Yes, in Holland there’s really only ONE way of doing things – no matter what. Given enough time, this, slowly but surely, will grind you down. And grow more and more depressing next: especially when you are a creative. For Dutch mentality, in this respect, is essentially tyrannical – nay, despotic; if in the subtlest of ways.

    I put up with it for 40 years. But something in me snapped, one day, and I emigrated to the UK – totally fed up with those endless limitations imposed. That was 16 years ago.

    The moral: if enforced mediocrity and conformity are your thing, if you don’t really mind widespread infantilism or jaw-dropping stupidity paraded as “directness”, if a petty, top-heavy bureaucracy meddling and interfering every step of the way is no objection, then you’ll probably be looking forward to a happy life amongst the Dutch. Otherwise don’t bother. Or opt for a country more beneficial to your mental health.

    Reply
  35. Cleo

    I must admit that I do sometimes say this, but I only say it when there is absolutely no way I can make something happen. If I say “dat kan niet”, it will really not be in my power.

    Reply
  36. Jeffrey

    “niks is gek en alles kan… alles mag als het maar leuk is! dat zegt oma Fladder dan”

    Reply
  37. Jana

    talking about certain phrases, hoe cool is dat, hoe goed is dat. Seems to be the #1 used word on tv and in real life nowadays.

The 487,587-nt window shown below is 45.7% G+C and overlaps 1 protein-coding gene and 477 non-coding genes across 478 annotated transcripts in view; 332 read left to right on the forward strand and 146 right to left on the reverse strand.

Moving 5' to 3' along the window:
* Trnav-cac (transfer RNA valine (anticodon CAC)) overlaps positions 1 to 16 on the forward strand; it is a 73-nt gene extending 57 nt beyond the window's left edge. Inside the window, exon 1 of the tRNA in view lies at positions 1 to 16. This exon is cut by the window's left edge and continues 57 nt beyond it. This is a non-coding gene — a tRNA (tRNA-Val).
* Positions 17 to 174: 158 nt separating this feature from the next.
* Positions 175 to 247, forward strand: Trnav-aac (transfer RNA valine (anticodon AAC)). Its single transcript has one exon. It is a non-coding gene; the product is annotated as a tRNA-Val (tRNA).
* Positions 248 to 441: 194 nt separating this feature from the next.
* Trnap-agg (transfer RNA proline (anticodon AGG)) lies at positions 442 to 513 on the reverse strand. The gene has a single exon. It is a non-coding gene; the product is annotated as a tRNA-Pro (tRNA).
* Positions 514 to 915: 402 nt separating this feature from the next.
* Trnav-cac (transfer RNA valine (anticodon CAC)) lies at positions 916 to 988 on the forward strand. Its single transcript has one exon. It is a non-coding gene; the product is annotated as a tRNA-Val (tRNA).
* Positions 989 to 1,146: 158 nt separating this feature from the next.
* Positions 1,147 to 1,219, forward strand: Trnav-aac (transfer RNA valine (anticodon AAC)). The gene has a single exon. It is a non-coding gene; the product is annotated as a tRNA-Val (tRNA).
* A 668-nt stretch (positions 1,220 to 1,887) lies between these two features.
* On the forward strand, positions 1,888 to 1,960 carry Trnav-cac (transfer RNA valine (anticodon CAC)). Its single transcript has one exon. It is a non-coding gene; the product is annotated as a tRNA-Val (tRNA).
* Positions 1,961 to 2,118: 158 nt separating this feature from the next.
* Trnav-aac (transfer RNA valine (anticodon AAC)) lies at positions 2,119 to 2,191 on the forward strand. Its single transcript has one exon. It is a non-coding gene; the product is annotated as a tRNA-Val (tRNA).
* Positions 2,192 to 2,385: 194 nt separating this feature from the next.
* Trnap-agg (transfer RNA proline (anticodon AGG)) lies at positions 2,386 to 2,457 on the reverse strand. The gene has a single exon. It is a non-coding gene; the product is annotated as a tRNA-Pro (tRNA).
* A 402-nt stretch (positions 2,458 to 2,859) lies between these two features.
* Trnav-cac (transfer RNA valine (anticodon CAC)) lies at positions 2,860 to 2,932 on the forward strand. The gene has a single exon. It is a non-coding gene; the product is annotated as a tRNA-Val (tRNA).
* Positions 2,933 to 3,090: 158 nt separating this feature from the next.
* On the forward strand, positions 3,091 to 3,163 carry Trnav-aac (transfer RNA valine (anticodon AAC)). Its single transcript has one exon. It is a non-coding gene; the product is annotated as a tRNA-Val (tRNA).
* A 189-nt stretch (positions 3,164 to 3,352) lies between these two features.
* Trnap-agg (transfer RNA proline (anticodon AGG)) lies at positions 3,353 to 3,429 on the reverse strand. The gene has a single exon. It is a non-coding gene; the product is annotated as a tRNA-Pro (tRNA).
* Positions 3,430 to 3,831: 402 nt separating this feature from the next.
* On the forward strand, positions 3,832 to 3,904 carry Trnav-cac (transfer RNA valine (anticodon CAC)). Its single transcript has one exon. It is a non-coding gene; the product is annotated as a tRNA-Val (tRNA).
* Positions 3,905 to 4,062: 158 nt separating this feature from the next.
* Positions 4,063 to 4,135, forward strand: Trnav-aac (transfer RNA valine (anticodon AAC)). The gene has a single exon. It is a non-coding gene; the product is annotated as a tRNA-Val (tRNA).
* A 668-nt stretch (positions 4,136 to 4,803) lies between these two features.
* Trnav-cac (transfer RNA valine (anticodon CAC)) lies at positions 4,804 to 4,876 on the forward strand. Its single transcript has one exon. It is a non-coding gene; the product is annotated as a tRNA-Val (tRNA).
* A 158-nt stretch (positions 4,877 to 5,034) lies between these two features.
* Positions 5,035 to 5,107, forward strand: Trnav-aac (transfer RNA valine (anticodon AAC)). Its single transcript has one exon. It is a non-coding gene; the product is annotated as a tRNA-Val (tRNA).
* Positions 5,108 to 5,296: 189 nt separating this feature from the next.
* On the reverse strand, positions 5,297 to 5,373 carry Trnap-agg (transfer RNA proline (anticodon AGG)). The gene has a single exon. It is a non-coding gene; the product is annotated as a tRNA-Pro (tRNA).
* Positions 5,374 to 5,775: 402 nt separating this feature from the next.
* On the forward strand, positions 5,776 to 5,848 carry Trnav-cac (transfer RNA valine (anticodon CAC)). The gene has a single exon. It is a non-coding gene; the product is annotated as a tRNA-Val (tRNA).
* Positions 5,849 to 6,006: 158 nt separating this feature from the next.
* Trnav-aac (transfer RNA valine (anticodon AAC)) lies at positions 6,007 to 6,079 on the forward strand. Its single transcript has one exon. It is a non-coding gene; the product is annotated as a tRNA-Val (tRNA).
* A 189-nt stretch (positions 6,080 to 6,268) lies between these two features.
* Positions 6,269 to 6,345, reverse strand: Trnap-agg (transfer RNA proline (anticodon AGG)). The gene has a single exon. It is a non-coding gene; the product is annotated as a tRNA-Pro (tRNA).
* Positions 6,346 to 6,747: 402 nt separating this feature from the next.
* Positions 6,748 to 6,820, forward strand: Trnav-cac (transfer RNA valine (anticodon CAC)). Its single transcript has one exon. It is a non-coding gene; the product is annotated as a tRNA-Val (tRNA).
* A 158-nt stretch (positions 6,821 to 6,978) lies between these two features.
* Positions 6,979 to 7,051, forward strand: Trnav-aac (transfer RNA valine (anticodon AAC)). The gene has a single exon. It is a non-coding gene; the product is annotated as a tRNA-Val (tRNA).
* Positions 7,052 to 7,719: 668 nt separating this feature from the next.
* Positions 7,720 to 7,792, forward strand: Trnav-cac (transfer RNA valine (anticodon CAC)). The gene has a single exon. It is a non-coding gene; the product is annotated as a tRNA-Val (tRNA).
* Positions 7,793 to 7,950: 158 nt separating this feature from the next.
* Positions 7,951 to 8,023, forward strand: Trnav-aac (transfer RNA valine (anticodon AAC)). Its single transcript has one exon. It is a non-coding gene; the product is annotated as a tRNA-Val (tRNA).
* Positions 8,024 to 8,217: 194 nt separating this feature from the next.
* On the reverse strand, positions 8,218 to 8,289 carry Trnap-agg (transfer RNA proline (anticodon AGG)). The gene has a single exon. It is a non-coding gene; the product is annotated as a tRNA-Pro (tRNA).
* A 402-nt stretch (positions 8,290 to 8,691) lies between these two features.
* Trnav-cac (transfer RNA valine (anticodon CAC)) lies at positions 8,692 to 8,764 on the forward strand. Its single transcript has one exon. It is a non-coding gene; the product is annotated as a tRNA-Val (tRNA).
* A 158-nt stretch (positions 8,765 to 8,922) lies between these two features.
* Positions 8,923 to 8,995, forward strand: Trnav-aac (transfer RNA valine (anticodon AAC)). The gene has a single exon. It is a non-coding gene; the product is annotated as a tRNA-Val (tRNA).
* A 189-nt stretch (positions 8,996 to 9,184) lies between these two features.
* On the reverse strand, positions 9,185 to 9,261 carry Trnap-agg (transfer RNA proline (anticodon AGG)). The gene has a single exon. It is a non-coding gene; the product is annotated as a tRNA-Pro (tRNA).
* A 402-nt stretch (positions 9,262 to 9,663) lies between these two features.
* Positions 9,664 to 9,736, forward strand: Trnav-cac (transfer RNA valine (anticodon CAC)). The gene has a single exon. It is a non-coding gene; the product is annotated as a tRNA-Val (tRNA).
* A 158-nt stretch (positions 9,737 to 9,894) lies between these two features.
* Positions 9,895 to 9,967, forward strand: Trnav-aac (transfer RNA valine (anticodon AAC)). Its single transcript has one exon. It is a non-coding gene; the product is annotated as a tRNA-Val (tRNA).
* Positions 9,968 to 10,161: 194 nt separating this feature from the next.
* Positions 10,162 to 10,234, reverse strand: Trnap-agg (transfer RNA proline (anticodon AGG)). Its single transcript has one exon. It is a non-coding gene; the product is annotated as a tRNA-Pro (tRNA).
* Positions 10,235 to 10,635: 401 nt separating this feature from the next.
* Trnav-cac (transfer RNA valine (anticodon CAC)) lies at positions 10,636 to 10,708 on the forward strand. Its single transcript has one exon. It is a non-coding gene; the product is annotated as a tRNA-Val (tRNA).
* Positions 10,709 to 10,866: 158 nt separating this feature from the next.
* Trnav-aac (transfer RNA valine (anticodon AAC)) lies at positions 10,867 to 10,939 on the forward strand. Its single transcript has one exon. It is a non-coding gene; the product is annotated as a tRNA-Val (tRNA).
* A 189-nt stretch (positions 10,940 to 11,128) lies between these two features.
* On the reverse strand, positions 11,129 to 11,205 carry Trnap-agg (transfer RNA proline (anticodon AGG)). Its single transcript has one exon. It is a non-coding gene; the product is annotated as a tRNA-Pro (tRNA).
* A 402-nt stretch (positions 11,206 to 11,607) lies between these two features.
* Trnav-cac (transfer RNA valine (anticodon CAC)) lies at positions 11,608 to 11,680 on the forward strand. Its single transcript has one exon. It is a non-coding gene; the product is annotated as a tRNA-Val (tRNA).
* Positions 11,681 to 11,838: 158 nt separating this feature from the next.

Why??

    Reply
  38. david corner

    A grave omission…. “Het is gewoon zo” which loosely translates into “It just is that way”

    The enormous gap between the collective persona of a free thinking, innovative, tolerant nation the Dutch have managed to sell ignorant foreigners is a far cry from the conformist, passive aggresive and infinite negative people they really are.

    I left when I was seventeen and it keeps amazing me the glowing reputation the Dutch seem to elicit abroad.

    This is as Dutch as it gets and no, not limited to just Holland as somebody dared to suggest.

    Reply
  39. Bartinl

    dear david, a beautiful and intelligent comment. Based on evidence first hand as someone who left Netherlands in puberty… seems you stayed in that phase. Why would you want to offend every dutch person by making such absolute statements? You statement is actually proving only 1 thing… you have a very negative outlook on things, your experience is yours, not that of everyone and not everyone in the Netherlands has to be the way you describe. I dare suggest many things and your post is only a statement of how ignorant as a person you are, you just personally offended me not even knowing me, that says enough about your intellectual abilities and ability to be open minded about individuals…

    Reply
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  41. LisanneBrenkman